Opinion: How to manage the business of change

A person's conscience is the hardest taskmaster of all, so the more responsibility you give people, the better they'll perform.

Restructuring is a difficult process. Even if you’ve done everything right, sometimes you have to take your company in a new direction because circumstances and opportunities have changed.

It is well known that over the years, we have closed down or sold a number of the 400 or so Virgin companies we have created. Companies are tools, each designed to fulfil a particular purpose. If they are superseded or no longer needed, our group will sell them or shut them down. We try our level best not to lose any people or know-how, but we do not allow ourselves to get nostalgic about the underlying concepts of the companies themselves.

If you’re going to lead your company through a restructuring, first you need to take a cold, hard look at the business. Are you really going to be able to empower your staff to do the job that needs to be done? It can be superhumanly difficult to change a company’s existing culture. This is also something you should consider if you’re leading a team that’s contemplating a business acquisition — so many of which end up being disasters because the executives involved fail to understand the real challenges of getting different types of employees to work together and share the same goals.

We found ourselves grappling with a challenging situation in February 2007, when we relaunched the combined company of NTL, Telewest and Virgin Mobile as Virgin Media, creating the largest Virgin company in the world, with 10 million customers and 13,000 employees across the U.K.

Until then I’d always followed a “small is beautiful” business plan. In Virgin’s early days, whenever the head count at one of our companies topped a hundred employees, I would ask to see the deputy managing director, the deputy sales manager and the deputy marketing director. I would say to them: “You are now the managing director, the sales manager and the marketing director of a new company.” Then we would split the company in two.

Virgin Media was neither small nor beautiful. The NTL part of our business, in particular, was in a very sorry state. We needed to make drastic changes in the area of customer service. For one thing, the people dealing with complaints didn’t seem interested in helping customers. We found out why: it turned out that they were reading from scripts all day.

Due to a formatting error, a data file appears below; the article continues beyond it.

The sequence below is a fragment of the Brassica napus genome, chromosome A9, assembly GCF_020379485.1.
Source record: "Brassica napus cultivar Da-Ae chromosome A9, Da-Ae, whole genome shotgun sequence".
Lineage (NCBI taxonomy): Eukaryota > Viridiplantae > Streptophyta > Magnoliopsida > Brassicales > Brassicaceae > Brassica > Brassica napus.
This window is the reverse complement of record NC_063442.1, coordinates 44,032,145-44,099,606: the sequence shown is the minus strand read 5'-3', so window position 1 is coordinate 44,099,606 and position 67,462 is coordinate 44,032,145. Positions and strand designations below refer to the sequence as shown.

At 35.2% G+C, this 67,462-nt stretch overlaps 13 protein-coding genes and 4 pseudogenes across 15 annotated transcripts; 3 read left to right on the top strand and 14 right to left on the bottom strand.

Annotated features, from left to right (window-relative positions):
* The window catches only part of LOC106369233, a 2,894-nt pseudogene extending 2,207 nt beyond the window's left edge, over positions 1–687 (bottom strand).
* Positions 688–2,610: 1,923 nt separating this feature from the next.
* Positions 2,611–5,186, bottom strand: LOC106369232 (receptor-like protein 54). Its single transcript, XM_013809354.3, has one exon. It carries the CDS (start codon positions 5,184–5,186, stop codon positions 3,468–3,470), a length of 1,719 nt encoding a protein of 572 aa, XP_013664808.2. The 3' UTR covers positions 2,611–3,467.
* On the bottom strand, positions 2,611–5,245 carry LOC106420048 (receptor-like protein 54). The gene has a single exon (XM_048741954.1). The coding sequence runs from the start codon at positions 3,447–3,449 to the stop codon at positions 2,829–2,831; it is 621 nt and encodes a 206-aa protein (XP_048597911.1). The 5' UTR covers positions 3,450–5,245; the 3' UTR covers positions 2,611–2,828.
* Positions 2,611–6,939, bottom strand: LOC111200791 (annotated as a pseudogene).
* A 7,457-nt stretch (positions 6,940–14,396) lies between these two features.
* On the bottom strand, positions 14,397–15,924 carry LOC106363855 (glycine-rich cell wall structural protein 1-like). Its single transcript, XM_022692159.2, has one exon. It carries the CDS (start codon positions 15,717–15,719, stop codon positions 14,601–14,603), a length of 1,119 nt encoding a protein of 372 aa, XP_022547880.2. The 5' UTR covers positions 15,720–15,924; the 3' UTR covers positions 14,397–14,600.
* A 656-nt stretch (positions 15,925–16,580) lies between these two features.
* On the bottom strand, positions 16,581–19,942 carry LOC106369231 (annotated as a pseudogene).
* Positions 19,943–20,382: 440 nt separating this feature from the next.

This brings me to my next bit of advice: executives and managers overseeing any restructuring or merger should find ways to inspire all employees to think like entrepreneurs. A person’s own conscience is the hardest taskmaster of all, so the more responsibility you give people, the better they will perform.

So in Virgin Media’s case, the scripts went straight into the garbage. We told our call-centre employees to solve problems within one call if possible, and we reallocated resources to the front line to improve operations.

There was skepticism at first among former NTL staff. What would happen if one of our customer-service people overstepped the mark? What if they started offering customers too many perks? My response to that was “Live and learn.” I didn’t think anyone should be criticized for being overly generous when handling a disgruntled customer. If one or two of our people got themselves into a tangle, it just meant that they’d do better next time. And Virgin Media is now one of the U.K.’s leading providers of cable TV, Internet and phone services.

The lesson I have learned from this and other, even more difficult restructurings is: avoid taking on someone else’s legacy. If the people you’re responsible for no longer have the enthusiasm and determination needed to relaunch the company, you’d be better off finding a new team to launch your business. You may even need to start from scratch.

But what if you can’t move on? What if that’s not an option?

There is an alternative, one of the hardest tricks in the book: restructure your company so that it’s very small, very specialized and very expensive. This is an innovation of the highest calibre. Take a large operation and find ways to scale it down, retarget it and remarket it, all the while adding value that justifies the hike in price. It’s very hard to do, not least because you’re in so much pain as you’re doing it.

If you’re able to pull this off, your staff may be in charge of a smaller company, but each contributor will have more clout. They will be able to take pride in their successes, and learn from their failures.

What’s more, you’ll be gathering people together in a way that will have them bouncing ideas off each other, befriending and taking care of each other, and eventually they will start coming to you with solutions and great ideas again.

Wouldn’t it be wonderful if the new company you create is full of motivated, caring, creative people? Think of what you could achieve.

Richard Branson is a philanthropist, entrepreneur and founder of the Virgin Group.